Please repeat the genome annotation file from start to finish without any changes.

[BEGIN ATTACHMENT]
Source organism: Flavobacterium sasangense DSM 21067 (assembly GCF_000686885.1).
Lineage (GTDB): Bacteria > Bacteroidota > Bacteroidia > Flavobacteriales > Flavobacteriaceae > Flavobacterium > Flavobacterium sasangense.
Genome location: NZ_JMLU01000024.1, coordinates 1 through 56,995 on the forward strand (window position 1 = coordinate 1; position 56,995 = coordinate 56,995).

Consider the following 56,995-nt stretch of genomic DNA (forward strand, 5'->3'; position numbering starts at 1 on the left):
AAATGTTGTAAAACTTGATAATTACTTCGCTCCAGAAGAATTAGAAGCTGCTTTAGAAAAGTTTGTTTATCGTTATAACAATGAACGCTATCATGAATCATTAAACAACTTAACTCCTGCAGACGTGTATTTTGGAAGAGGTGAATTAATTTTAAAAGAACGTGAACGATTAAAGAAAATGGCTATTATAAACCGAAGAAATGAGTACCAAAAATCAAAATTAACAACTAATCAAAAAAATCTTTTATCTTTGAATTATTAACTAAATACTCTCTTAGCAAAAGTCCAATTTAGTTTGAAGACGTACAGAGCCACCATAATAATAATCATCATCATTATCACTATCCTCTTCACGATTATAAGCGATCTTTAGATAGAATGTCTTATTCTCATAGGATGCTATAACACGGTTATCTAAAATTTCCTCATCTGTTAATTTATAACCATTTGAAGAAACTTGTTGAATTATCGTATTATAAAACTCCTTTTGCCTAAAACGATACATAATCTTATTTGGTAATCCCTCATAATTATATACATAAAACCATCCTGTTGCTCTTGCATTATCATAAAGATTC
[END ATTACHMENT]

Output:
Source organism: Flavobacterium sasangense DSM 21067 (assembly GCF_000686885.1).
Lineage (GTDB): Bacteria > Bacteroidota > Bacteroidia > Flavobacteriales > Flavobacteriaceae > Flavobacterium > Flavobacterium sasangense.
Genome location: NZ_JMLU01000024.1, coordinates 1 through 56,995 on the forward strand (window position 1 = coordinate 1; position 56,995 = coordinate 56,995).

Consider the following 56,995-nt stretch of genomic DNA (forward strand, 5'->3'; position numbering starts at 1 on the left):
AAATGTTGTAAAACTTGATAATTACTTCGCTCCAGAAGAATTAGAAGCTGCTTTAGAAAAGTTTGTTTATCGTTATAACAATGAACGCTATCATGAATCATTAAACAACTTAACTCCTGCAGACGTGTATTTTGGAAGAGGTGAATTAATTTTAAAAGAACGTGAACGATTAAAGAAAATGGCTATTATAAACCGAAGAAATGAGTACCAAAAATCAAAATTAACAACTAATCAAAAAAATCTTTTATCTTTGAATTATTAACTAAATACTCTCTTAGCAAAAGTCCAATTTAGTTTGAAGACGTACAGAGCCACCATAATAATAATCATCATCATTATCACTATCCTCTTCACGATTATAAGCGATCTTTAGATAGAATGTCTTATTCTCATAGGATGCTATAACACGGTTATCTAAAATTTCCTCATCTGTTAATTTATAACCATTTGAAGAAACTTGTTGAATTATCGTATTATAAAACTCCTTTTGCCTAAAACGATACATAATCTTATTTGGTAATCCCTCATAATTATATACATAAAACCATCCTGTTGCTCTTGCATTATCATAAAGATTC